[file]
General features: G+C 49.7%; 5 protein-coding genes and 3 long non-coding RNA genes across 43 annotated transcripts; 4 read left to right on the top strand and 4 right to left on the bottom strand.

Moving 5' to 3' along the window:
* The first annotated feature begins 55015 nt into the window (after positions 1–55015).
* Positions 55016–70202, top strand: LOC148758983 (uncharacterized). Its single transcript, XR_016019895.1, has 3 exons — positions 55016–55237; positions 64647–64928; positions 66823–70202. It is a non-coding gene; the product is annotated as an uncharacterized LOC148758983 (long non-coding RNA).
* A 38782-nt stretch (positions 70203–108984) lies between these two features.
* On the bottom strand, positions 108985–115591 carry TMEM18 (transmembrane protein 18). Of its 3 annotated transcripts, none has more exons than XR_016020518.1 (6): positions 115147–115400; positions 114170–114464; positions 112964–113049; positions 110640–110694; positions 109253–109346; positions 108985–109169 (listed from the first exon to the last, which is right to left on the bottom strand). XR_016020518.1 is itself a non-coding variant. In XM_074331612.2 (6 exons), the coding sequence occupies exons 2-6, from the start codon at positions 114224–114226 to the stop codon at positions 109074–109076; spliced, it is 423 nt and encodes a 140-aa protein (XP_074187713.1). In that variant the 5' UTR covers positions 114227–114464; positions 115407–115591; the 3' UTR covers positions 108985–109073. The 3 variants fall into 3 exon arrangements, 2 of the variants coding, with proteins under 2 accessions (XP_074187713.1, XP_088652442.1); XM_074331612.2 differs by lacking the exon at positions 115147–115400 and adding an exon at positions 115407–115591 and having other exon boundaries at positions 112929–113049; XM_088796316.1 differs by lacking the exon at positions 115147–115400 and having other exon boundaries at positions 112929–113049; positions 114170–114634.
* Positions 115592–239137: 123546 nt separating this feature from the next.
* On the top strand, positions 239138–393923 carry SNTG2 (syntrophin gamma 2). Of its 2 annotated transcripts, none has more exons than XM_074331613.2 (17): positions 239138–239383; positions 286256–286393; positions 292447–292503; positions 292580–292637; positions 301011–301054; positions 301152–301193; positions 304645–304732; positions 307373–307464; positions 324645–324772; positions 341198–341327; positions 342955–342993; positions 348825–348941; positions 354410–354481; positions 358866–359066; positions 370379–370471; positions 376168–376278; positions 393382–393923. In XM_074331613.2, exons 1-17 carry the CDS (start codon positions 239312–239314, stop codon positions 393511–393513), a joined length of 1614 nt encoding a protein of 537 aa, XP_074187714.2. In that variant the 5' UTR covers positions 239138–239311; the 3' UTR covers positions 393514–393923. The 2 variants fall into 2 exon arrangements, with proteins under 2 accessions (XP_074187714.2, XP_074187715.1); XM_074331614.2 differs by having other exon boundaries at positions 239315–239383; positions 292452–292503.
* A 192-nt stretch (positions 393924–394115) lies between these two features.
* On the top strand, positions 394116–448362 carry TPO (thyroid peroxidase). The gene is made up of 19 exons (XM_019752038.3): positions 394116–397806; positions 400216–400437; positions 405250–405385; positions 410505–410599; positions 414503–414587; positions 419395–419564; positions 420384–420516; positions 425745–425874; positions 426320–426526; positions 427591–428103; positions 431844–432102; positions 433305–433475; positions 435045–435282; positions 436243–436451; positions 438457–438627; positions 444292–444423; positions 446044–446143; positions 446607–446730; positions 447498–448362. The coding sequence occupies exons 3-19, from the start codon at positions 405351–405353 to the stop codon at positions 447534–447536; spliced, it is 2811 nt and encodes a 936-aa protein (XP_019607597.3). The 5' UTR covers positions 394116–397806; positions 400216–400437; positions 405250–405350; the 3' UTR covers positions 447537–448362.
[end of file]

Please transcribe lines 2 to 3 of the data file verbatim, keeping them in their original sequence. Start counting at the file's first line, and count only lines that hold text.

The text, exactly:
Moving 5' to 3' along the window:
* The first annotated feature begins 55015 nt into the window (after positions 1–55015).